My Favorite Things
By Jim Capossela

Raindrops on rose hips, and
Blue elderberries,
Foraging’s fun but it’s
Not what I cherish.

My season’s coming,
There’s frost in the air,
Out with the tackle
There’s no time to spare …

Augers and ice spuds, and
Jig rods so wispy,
Old bait that’s dried, now
It smells and is crispy.

Pine boughs on door hooks, yes
Christmas is near,
First ice is forming of
That I’ve no fear …

When the tick bites —
When the bee stings —
When I’m feeling sad.
I simply remember my
Favorite things,
And then I don’t feel so bad.

Snowflakes on door steps, and
Ice in the cat dish,
Off to the lake cause the
First ice is best fish,

Christmas is over,
Now my holiday,
Butt on a bucket
Without more delay …

Silver white perches,
And green-colored basses,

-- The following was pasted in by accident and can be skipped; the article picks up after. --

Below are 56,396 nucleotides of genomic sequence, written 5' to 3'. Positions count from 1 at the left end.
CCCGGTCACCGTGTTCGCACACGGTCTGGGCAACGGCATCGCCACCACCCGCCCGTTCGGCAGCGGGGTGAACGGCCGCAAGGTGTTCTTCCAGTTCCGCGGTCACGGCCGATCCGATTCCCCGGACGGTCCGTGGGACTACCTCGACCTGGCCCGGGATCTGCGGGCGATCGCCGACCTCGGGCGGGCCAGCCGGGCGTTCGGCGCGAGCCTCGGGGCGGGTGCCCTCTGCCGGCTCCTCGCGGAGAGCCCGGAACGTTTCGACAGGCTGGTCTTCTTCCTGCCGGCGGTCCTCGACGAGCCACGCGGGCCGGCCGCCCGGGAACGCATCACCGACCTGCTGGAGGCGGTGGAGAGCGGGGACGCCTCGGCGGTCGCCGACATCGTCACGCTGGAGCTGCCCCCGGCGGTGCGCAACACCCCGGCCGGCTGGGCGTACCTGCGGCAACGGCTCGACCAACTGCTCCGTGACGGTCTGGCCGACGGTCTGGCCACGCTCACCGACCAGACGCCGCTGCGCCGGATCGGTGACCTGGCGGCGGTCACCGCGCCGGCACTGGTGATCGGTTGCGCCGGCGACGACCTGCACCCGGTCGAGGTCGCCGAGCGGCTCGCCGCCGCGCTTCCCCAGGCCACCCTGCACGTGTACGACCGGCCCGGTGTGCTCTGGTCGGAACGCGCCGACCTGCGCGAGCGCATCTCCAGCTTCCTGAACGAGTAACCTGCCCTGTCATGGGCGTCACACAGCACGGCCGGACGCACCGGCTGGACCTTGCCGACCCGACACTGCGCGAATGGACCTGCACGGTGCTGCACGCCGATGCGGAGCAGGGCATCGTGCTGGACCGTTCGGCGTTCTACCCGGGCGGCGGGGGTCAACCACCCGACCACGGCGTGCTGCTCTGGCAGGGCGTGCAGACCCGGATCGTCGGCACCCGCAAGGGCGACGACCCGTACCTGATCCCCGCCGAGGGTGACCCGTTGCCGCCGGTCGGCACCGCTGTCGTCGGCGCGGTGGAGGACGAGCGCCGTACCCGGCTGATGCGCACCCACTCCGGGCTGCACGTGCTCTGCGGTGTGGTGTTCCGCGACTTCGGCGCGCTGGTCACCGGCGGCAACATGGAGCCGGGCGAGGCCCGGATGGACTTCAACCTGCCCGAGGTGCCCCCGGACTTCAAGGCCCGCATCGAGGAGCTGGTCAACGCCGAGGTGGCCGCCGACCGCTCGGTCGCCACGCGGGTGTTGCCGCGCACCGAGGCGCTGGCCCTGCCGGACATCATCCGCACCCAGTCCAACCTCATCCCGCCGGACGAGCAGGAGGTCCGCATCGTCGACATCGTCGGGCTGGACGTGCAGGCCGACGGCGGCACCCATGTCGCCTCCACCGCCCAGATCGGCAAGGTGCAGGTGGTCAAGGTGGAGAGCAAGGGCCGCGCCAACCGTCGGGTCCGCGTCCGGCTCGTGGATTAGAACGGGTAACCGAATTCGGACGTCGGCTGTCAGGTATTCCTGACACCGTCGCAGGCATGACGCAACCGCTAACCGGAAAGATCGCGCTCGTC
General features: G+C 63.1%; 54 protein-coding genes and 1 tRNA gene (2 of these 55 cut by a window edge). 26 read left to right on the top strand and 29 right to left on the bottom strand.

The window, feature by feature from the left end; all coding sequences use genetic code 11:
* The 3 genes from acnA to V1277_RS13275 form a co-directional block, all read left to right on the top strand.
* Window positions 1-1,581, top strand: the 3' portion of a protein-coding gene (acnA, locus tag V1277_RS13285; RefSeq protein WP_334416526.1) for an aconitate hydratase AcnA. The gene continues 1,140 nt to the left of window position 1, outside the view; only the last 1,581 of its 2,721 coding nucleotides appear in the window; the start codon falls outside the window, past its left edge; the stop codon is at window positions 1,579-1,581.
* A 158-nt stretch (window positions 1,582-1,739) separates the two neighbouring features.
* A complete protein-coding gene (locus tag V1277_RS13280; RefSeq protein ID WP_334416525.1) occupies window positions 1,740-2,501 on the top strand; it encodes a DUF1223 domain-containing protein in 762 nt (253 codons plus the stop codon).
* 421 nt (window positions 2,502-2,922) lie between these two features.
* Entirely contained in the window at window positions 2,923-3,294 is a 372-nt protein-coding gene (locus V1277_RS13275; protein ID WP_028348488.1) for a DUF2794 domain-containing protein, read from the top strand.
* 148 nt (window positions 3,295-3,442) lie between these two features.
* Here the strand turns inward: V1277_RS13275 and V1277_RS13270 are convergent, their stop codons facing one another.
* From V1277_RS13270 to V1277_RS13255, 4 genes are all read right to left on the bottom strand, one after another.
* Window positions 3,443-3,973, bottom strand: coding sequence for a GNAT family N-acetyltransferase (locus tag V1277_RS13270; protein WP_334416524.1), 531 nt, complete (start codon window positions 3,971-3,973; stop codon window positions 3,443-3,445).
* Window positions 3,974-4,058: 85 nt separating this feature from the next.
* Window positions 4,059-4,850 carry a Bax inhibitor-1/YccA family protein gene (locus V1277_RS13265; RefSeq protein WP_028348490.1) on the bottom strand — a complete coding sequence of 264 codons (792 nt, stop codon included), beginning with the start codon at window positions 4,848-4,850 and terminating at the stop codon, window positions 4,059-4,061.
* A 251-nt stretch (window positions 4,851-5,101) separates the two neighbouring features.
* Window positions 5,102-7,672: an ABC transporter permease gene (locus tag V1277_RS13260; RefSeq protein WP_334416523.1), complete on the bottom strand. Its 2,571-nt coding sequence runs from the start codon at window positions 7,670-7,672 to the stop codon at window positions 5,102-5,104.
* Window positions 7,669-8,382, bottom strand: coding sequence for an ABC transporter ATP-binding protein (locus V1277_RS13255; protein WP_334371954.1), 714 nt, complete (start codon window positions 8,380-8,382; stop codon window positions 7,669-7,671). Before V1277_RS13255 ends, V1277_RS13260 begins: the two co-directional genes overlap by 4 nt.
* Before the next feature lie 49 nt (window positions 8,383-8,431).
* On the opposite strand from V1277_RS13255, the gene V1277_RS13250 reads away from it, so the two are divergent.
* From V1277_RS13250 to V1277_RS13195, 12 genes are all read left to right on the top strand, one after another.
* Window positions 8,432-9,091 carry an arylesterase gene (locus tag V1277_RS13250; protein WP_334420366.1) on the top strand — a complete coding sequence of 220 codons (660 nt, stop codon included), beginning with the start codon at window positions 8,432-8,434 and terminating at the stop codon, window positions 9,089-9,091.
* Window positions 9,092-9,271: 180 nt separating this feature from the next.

Crappies with patterns,
That look like eyelashes.

Walleyes that melt into
My sauce meunière,
Well below freezing,
But nary a care —

When the chub bites —
And the trout don’t —
When the tangles are bad.
I simply remember my
Favorite things,
And then I don’t feel so sad.

Coffee is steaming,
And lunch is for sharing,
Cook stove is humming,
And flags up in the air,

Line that is tight
With a fish on the end,
Jig rod with bright lure
Now in a big bend …

You run for that flag,
And I’ll run for this one,
Kids are out skating, now
That looks like real fun.

Businessmen back in
The office today,
Here’s what they’re missing
Well, have a nice day —

When the squall comes —
And the holes freeze —
And the wind rushes by,
I simply remember my
Favorite things,
And then I won’t need to cry.

Ladies in parkas, and
Warm woolen mittens,
Out with their hubbies, I
Guess they’ve been smitten,

Snow geese above us,
Head south on the wing,
It’s hard to describe
Such a beautiful thing …

Warm front is creeping,
And ice turning foggy,
Johhny’s just fallen, and
Boy he looks soggy,

Fingers like carrots,
And chattering teeth,
I’ve had enough till the
New day I’ll greet —

On the big lake —
‘Neath the gray sky —
With my friends all around.
I’ll simply be doing my
Favorite thing,
And never be feeling down.